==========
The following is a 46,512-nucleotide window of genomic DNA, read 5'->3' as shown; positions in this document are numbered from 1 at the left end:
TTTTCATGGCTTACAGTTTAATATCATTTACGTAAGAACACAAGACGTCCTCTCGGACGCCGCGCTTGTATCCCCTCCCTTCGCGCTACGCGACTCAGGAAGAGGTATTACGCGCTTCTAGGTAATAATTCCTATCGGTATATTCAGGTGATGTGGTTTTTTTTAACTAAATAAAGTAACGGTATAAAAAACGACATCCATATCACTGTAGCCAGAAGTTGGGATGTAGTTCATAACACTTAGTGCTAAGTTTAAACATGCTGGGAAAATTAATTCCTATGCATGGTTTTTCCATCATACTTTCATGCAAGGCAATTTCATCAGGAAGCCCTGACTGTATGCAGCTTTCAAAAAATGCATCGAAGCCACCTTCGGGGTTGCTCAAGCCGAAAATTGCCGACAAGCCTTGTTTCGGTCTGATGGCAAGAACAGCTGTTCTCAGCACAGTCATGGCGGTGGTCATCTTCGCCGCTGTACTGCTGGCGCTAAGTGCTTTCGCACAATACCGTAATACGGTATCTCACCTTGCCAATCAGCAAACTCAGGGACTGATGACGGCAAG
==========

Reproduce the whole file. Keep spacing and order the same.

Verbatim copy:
The following is a 46,512-nucleotide window of genomic DNA, read 5'->3' as shown; positions in this document are numbered from 1 at the left end:
TTTTCATGGCTTACAGTTTAATATCATTTACGTAAGAACACAAGACGTCCTCTCGGACGCCGCGCTTGTATCCCCTCCCTTCGCGCTACGCGACTCAGGAAGAGGTATTACGCGCTTCTAGGTAATAATTCCTATCGGTATATTCAGGTGATGTGGTTTTTTTTAACTAAATAAAGTAACGGTATAAAAAACGACATCCATATCACTGTAGCCAGAAGTTGGGATGTAGTTCATAACACTTAGTGCTAAGTTTAAACATGCTGGGAAAATTAATTCCTATGCATGGTTTTTCCATCATACTTTCATGCAAGGCAATTTCATCAGGAAGCCCTGACTGTATGCAGCTTTCAAAAAATGCATCGAAGCCACCTTCGGGGTTGCTCAAGCCGAAAATTGCCGACAAGCCTTGTTTCGGTCTGATGGCAAGAACAGCTGTTCTCAGCACAGTCATGGCGGTGGTCATCTTCGCCGCTGTACTGCTGGCGCTAAGTGCTTTCGCACAATACCGTAATACGGTATCTCACCTTGCCAATCAGCAAACTCAGGGACTGATGACGGCAAG